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  • With notecards, naps, and a constant focus on entertaining, Dick Vitale and Lee Corso have stayed on top of their games. Here’s how you can too.
By Jacob Feldman
June 21, 2019

Dick Vitale turned 80 years old last week. For his birthday, ESPN gave him a new contract stretching into 2022, along with a renewed promise to continue extending his deal as long as he’d like. Here are eight things I learned from Vitale and 83-year-old College GameDay host Lee Corso on how to keep at it for the long run. (The following guidance has been edited and condensed for clarity.)

1. Remember to entertain.

Vitale: I learned years ago when I started that you have to educate and entertain. I think we’re now in a situation where we forget that word entertain. People are watching TV, it’s not trying to find a cure for cancer. I watch baseball games sometimes and every pitch is dissected to the point that you’re zzzzzzz. You want to hear stories!

Corso: We’re in the entertainment business, so I just hope I’m doing everything I can to entertain people. I’m the only guy I know that makes a living by putting on someone else’s head. Therefore that’s all I’ve got to do; as long as I can raise that mascot head and put it on, I’m in business.

2. Take care of yourself.

Corso: I nap every day. It’s in my schedule. I nap from 2 to 3, and I work out 3 to 5 every day at the local gym, except on Sundays.

Vitale: The guys at ESPN call me Mr. Cranberry Juice. I don’t drink. I don’t smoke. I regularly play tennis—singles—workout everyday, and I try to eat intelligently.

3. Seek stability.

Vitale: If I like something, I’m staying with it. My marriage is 48 years old, I’ve been with ESPN 40 years, I’ve had the same agent for 35-40 years. Too many people want to chase, all these free agents chasing things thinking the grass is greener elsewhere. I mean, how much more money could you need, seriously? I don’t care what anybody else makes. In fact, several times ESPN has told me, Look, we want you to know CBS asked to use you during the Tournament and we said no. I don’t get mad about it. No, I’m flattered.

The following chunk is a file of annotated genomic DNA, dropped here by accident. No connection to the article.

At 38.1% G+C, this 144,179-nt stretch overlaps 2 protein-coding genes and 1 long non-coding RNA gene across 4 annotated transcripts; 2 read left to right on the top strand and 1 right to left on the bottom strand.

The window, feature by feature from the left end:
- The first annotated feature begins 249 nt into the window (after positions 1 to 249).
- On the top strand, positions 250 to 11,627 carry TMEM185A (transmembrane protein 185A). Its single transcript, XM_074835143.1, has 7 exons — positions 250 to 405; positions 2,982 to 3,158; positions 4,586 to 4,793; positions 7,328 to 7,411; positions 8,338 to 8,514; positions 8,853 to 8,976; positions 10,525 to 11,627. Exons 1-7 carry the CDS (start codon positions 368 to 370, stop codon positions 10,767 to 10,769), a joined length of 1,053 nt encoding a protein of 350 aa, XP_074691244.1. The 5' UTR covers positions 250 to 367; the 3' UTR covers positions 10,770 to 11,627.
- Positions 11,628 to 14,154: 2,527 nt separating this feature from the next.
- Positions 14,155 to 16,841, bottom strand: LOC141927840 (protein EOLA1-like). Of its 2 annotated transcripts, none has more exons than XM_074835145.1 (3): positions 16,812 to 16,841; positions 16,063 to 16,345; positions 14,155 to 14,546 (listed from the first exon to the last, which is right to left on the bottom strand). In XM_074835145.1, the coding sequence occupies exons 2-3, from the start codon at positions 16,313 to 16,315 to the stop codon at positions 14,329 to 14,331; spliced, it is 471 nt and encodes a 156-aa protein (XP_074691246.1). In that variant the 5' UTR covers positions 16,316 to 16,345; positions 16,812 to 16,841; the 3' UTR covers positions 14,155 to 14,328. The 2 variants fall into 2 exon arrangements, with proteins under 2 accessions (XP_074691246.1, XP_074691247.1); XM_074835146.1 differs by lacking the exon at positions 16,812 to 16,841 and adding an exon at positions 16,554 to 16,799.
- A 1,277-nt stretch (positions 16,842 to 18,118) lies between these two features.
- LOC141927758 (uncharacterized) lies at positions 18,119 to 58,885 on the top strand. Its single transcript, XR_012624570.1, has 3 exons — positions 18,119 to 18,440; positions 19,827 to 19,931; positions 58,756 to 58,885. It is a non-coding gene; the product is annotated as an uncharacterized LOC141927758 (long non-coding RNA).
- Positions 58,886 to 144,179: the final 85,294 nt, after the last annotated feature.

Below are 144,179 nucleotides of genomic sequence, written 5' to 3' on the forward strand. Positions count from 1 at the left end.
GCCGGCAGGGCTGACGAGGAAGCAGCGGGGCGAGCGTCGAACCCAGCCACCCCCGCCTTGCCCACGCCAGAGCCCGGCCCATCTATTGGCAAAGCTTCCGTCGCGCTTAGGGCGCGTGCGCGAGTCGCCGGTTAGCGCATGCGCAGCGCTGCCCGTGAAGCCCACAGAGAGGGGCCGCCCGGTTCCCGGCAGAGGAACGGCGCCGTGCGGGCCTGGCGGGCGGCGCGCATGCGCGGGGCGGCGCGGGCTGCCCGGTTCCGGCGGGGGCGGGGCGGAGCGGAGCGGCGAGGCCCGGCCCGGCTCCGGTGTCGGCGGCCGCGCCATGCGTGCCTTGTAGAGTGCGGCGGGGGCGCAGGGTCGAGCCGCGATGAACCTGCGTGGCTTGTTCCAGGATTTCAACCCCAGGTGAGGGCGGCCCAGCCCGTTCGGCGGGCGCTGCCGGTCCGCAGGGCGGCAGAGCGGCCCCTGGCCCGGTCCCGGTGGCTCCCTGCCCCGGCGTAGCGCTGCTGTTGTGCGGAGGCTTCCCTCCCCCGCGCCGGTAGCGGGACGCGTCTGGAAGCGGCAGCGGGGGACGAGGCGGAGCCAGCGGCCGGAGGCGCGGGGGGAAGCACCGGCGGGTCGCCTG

Corso: 10 years ago, I had a stroke. I could hardly talk for months. I did a lot of therapy. A lesser company would’ve dumped me and gotten rid of me. I mean I couldn’t talk! I make my living talking, and that stroke, that really put life into perspective.

4. Stay sharp.

Corso: Everyday for 10 years I’ve been doing vocal exercises for 15 minutes in the morning. You’d get a kick out of them. (Writer’s note: imagine Cardi B but louder.)

Vitale: Everyday I have a goal that I want to do something positive. I plan what I want to do, like who I want to contact or sometimes where I want to go for dinner with someone. Little goals, simple things, that I write down before the end of the day to do tomorrow. It keeps you mentally sharp. I write them down on index cards and throw them away.

5. Keep studying.

Vitale: There’s a tendency especially today with social media, that if you make a mistake when you’re up in your years like we are, right away the name calling is vicious. Senile! Time to pack it up! Go to a rocking chair! It’s very nasty, and that’s such a small percentage but those people are out there. I work harder than ever not to make a mistake with names or stats. You’re never going to be perfect, but that’s one thing I work so hard on.

6. Maintain your passion.

Corso: The fact is, you’ve got to be passionate about life. If you’re passionate about life, then it’s easy to take it to your job.

Vitale: We have a great love and passion for what we do. What people don’t know about me is my life is way more than college basketball. I’m a fanatic about music. You name the concert, we’ve probably been there. Tim McGraw, Celine Dion, The Temptations, Frank Sinatra—I saw him a number of times. Everyday you learn something new and everyday you’ve got to be excited about something. I have a passionate love for life. My parents were beautiful people. They always said if you have passion and take pride in what you do, a lot of good things can happen.

7. Accept new limits.

Vitale: When you test time like we have, there’s a respect factor out there. I’m the first to admit when I make a mistake. You have to be accountable for what you do. You can’t be stubborn. You’ve got to be a team player. And I’ve been blessed to work with some great people.

Corso: After my stroke, ESPN modified my role on GameDay. I’m not on the full three hours. The production group figured out the amount of time I can be on, with rest in between. That has kept me going. I was happy with that; I’m as happy as I’ve ever been.

8. Set new goals.

Corso: I tell everybody, I’m working on beating Alonzo Stagg’s record. He was 96 and still working in football.

Vitale: I want to be the first person at 100 years old to walk out there and do a game. It sounds crazy. People will probably laugh when they hear me say that. But don’t bet against me.

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